It is quite common for the ovaries to stop working properly during treatments for lymphoma such as chemotherapy and radiotherapy. For some women, periods start again a few months or years after finishing treatment. For others, periods never restart. This is because the treatment has left them with too few healthy cells in their ovaries.
- Find out more about how different cancer treatments might affect your chance of having an early menopause.
Sex, fertility and changing hormones are subjects that women often feel uncomfortable talking about with their friends, family or even doctor. We’ve created these videos to help women understand what is happening to them and the treatment choices they have and feel empowered to start conversations about this important issue.
Two of the videos feature Professor Richard Anderson, Professor of Clinical Reproductive Science at the University of Edinburgh and specialist in infertility and reproductive endocrinology. He talks through some of the terminology you might hear, the symptoms you might experience and how an early menopause could affect your long-term health. He also offers advice on what to do if you are worried about early menopause, premature ovarian insufficiency (POI), or taking hormone replacement therapy (HRT).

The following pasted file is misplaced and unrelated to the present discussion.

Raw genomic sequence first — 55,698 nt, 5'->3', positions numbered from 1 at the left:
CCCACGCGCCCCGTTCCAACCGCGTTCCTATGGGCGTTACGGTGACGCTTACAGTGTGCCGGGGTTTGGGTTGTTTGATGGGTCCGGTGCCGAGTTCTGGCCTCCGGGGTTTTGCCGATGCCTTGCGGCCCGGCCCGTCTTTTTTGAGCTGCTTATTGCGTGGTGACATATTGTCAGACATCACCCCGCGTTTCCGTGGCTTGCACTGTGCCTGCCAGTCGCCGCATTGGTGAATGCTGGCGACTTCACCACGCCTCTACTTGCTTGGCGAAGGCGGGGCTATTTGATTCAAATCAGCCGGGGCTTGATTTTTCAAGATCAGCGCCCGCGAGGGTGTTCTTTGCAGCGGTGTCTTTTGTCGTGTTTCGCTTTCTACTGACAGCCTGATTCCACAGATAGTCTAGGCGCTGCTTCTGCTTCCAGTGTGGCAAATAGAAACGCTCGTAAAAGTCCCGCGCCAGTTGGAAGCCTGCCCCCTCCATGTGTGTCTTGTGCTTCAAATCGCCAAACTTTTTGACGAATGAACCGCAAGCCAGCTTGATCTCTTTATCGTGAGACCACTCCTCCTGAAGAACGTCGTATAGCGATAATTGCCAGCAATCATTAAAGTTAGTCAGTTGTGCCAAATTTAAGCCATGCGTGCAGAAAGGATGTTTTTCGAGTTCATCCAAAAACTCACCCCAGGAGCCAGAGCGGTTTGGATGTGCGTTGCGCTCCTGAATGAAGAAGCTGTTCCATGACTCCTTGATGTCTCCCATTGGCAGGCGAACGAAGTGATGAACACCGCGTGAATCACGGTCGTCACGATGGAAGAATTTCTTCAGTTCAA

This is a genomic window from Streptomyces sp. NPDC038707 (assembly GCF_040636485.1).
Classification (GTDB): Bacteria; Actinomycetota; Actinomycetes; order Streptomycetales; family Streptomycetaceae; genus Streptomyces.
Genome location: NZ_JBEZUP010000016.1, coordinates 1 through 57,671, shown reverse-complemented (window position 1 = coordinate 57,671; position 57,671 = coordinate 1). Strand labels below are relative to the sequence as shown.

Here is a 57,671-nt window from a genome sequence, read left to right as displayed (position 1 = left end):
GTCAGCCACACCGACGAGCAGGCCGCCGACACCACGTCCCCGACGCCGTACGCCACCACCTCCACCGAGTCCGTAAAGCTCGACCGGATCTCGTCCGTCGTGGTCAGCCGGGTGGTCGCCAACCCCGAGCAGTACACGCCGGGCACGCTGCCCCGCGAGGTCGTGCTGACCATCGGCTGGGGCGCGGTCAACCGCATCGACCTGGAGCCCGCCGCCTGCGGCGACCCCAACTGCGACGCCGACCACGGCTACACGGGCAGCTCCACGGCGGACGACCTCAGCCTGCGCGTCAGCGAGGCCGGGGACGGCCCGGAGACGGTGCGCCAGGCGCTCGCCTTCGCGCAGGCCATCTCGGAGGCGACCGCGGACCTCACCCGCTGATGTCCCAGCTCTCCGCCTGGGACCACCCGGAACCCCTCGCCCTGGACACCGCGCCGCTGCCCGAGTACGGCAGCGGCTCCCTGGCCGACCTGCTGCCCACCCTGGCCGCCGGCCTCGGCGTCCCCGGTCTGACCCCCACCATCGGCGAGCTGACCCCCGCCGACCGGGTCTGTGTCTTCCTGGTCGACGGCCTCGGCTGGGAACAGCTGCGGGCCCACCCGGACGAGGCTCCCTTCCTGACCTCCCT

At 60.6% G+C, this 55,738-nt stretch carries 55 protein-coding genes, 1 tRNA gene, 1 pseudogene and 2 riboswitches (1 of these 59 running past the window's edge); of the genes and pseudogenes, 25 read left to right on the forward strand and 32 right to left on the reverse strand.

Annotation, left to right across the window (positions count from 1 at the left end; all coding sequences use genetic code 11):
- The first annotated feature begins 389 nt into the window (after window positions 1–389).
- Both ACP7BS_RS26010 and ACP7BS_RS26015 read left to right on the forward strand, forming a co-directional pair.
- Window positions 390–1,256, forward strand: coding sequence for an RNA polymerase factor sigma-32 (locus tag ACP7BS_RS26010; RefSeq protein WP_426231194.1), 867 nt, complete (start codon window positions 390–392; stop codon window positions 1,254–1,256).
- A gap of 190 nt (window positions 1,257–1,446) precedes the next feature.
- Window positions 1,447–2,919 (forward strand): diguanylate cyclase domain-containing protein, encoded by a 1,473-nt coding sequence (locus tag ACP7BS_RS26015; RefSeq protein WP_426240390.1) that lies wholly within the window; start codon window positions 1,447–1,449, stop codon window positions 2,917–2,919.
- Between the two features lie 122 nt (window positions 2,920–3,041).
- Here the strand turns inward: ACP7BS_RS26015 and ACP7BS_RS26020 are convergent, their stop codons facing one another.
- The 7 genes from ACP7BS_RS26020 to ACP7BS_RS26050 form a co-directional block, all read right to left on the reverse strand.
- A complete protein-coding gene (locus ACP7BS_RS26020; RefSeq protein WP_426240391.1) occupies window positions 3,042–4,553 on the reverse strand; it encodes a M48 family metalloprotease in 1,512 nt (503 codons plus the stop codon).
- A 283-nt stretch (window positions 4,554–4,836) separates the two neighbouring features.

The third video features Juliet, who experienced an early menopause after having a stem cell transplant to treat Hodgkin lymphoma. Juliet talks about having to make difficult decisions about her fertility, how going through an early menopause made her feel, and how talking to people about these experiences helped.